Margarita island, Venezuela: Live Weather

Live weather in Margarita island

The latest and today's weather in Margarita island, Venezuela updated regularly

Sunday 19 May
23:46 GMT | 19:46 -04
-4h

Last updated:

19 May
UK Time: 00:46 BST
Local Time: 19:46 -04
Intermittent Clouds
82°F (28°C)
14mph (22kmh)
  • Sunrise 05:57
  • Sunset 18:34
Temp feels like: 88°F (31°C)
Length of Day: 12h 37m
Pressure: 29.92" (1013 hpa)
Visiblity: 10 miles (16 km)
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Latest Margarita island Holiday Reviews

  • wonderful margarita

    We had two rainy mornings(very warm and refreshing) and a one wet evening,otherwise sunshine everyday temperatures betw...

    Doris Irene Jenkins
  • lovely playa el aqua

    The weather in Isla de Margarita was lovely warm. It was very pleasant. It wasnt too hot, about 20-26 degrees, but th...

    Anonymous

Historic Temperatures for 19th May in Margarita island

Average High 90°F (32°C)
Record High 99°F (37°C) (2004)
Average Low 73°F (23°C)
Record Low 70°F (21°C) (2000)

Weather in Margarita island

Maragarita Island, or Isla de Maragarita, is part of Venezuela's Nueva Esparta State, off the northeast coast of Venezuela. It is part of the chain of volcanic Lesser Antilles. Sitting in the Caribbean Sea near the equator, Margarita Island enjoys a dry, tropical climate with high temperatures and humidity. The sun shines for around eight hours a day for about 330 days a year. While there could be said to be a wet and a dry season as one period receives slightly higher rainfall, rainfall is generally low at all times and this leads some to describe the island as having a desert climate. Subtropical and temperate regions are found at higher altitudes of the islandâs mountainous terrain, while the highest peaks are snow-capped. The island is the only Caribbean Island south of the hurricane zone. It is sometimes affected by tumultuous weather surrounding these cyclones but as a rule does not receive direct hits.

The drier season lasts from December till May; from January till April an absolutely minimal amount of rain falls, sometimes months of drought, while the transition months do see infrequent, light showers. Temperatures on the island are quite uniform, boiling away in the low 30s, though the dry season tends to be about 1°C cooler than the wet season. The heat is made all the more present by the high humidity levels. It slightly less humid during the driest months but there is no pronounced difference. The sun blazes for the majority of each day and can send the heat spiking up into the 40s. Luckily, this is a rare occurrence. Northeast trade winds help to make the temperature more bearable but mainly affect the northeast side: this is generally around 3°C cooler than the southwest. These winds create perfect sailing and windsurfing conditions. They generally grow stronger throughout the day, creating more and more challenging conditions for more experienced water sport enthusiasts. From January till March is the windiest time of year.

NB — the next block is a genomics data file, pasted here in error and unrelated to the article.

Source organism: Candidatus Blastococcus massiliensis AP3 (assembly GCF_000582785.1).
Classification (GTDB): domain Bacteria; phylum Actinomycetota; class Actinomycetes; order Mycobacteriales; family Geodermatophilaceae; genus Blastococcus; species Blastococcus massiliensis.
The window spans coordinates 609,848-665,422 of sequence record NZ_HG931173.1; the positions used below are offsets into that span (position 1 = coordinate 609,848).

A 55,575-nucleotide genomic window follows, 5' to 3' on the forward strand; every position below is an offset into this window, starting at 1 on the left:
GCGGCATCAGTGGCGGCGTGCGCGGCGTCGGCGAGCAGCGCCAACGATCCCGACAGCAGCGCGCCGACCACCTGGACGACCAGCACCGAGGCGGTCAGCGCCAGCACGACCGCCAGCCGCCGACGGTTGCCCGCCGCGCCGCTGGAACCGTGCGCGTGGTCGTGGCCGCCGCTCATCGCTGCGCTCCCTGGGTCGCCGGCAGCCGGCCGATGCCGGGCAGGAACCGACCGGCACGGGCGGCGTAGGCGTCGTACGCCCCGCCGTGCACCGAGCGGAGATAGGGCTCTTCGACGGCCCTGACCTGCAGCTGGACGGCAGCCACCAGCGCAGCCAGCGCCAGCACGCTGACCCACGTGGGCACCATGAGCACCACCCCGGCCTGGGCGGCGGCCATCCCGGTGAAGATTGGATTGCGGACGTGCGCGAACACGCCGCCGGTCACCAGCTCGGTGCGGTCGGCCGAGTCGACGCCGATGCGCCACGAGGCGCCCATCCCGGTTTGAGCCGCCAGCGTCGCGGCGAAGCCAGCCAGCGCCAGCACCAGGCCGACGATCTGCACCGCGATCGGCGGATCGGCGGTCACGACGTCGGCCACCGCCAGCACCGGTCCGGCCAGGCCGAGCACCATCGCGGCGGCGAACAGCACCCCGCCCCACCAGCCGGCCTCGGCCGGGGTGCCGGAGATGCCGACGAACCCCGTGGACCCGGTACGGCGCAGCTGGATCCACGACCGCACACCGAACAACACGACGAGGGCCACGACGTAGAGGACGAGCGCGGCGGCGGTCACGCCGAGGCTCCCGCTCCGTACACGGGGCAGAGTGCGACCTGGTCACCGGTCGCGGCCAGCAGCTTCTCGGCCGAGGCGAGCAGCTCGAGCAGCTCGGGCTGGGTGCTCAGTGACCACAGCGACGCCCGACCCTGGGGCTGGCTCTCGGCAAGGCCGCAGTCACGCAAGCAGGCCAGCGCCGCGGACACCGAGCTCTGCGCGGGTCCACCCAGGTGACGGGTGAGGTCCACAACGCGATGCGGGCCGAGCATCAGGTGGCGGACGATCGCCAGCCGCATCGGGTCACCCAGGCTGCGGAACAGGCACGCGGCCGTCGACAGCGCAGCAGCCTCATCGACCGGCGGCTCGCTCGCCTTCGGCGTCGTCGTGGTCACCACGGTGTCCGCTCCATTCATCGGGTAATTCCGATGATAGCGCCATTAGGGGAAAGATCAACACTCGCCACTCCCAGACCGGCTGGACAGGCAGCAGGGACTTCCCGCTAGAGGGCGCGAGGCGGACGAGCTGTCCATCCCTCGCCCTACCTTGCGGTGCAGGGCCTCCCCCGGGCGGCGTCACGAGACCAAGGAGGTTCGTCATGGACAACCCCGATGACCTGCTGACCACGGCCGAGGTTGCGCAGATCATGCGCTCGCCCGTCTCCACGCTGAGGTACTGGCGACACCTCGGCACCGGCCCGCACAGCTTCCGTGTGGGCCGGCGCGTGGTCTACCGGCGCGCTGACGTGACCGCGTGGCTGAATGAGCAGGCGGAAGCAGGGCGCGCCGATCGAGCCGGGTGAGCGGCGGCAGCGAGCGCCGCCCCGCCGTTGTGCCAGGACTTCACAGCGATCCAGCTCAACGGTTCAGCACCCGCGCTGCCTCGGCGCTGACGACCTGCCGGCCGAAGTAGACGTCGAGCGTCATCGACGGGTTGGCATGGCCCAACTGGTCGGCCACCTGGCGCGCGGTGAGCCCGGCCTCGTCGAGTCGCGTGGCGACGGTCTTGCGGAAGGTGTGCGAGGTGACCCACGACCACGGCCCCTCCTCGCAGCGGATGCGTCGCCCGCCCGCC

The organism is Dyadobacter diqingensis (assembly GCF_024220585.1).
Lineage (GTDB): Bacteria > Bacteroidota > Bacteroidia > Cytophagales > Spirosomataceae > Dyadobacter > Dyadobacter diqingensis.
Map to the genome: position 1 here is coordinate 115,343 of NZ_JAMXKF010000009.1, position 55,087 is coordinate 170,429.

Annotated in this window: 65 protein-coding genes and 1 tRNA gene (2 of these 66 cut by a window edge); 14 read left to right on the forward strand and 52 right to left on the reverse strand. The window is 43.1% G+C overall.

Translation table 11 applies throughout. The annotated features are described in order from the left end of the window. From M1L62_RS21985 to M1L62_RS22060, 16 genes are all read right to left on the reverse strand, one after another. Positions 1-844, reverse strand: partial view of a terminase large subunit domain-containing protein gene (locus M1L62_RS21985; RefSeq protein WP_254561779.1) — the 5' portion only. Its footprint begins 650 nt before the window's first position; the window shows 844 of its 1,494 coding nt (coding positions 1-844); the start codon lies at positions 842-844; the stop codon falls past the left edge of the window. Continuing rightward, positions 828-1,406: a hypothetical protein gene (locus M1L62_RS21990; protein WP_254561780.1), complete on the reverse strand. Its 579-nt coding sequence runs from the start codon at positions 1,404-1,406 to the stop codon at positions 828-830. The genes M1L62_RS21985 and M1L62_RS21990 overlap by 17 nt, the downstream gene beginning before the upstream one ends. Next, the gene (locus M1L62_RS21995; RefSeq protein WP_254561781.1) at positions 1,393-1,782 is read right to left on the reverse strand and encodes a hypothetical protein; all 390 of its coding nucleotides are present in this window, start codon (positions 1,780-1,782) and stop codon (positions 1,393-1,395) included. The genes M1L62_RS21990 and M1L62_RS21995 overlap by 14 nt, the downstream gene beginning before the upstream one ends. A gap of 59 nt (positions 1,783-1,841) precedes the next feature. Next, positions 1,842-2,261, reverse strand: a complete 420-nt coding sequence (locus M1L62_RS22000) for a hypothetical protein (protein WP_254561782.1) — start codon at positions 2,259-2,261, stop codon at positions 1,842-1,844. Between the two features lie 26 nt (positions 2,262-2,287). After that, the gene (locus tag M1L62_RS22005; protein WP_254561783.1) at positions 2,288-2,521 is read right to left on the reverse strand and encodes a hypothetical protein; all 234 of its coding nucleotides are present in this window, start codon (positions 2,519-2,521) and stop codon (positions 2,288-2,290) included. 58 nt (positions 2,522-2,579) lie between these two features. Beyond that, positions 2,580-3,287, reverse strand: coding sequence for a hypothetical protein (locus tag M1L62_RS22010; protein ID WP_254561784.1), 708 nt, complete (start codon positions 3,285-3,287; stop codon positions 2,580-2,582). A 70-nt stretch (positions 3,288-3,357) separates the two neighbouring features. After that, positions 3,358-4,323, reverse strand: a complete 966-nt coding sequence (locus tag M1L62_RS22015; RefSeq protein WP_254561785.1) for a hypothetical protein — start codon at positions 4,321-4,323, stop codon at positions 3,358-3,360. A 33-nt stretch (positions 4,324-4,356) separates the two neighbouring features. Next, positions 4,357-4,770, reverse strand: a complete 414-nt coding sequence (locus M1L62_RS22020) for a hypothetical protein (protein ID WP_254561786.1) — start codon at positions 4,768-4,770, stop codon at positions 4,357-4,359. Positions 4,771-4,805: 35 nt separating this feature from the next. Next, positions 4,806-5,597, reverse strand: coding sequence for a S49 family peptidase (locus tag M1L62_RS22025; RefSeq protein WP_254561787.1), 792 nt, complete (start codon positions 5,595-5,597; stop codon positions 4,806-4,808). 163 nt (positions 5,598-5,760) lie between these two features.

The ever so slightly wetter season lasts from June till November and, as its name suggests, sees an increase in rainfall. Rain levels are still incredibly low by tropical standards and do not constitute a reason to avoid the island in this season. In fact many do not believe there is a true wet season on the island. Rain is generally slightly more frequent in northeast and inland mountainous regions. When it falls the rain is usually short-lived but heavy, true tropical downpours with thick, warm pellets of water flooding down from a black sky. Combined with the constant heat, this can push humidity levels even higher. Flooding sometimes happens, the worst of the weather occurring when hurricanes pass nearby. The northeast trade winds are still reliable but the temperature is that tiny bit higher.

Margarita Island owes its arguably idyllic climate to its near-equatorial location close to mainland South America, the strong northeast trade winds and its mountainous topography. High temperatures are assured while winds, mountains and the continent of South America help to lower rainfall in coastal regions. High humidity and endless sunshine have led to thick vegetation on the east side of the island, while on rain-starved west peninsula it is mostly arid. The island consists of two peninsulas joined by an isthmus which is home to Restinga Lagoon National Park, an area protected for its great biodiversity. The east side of the island is one of the most popular tourist destinations in the Caribbean and is heavily developed.

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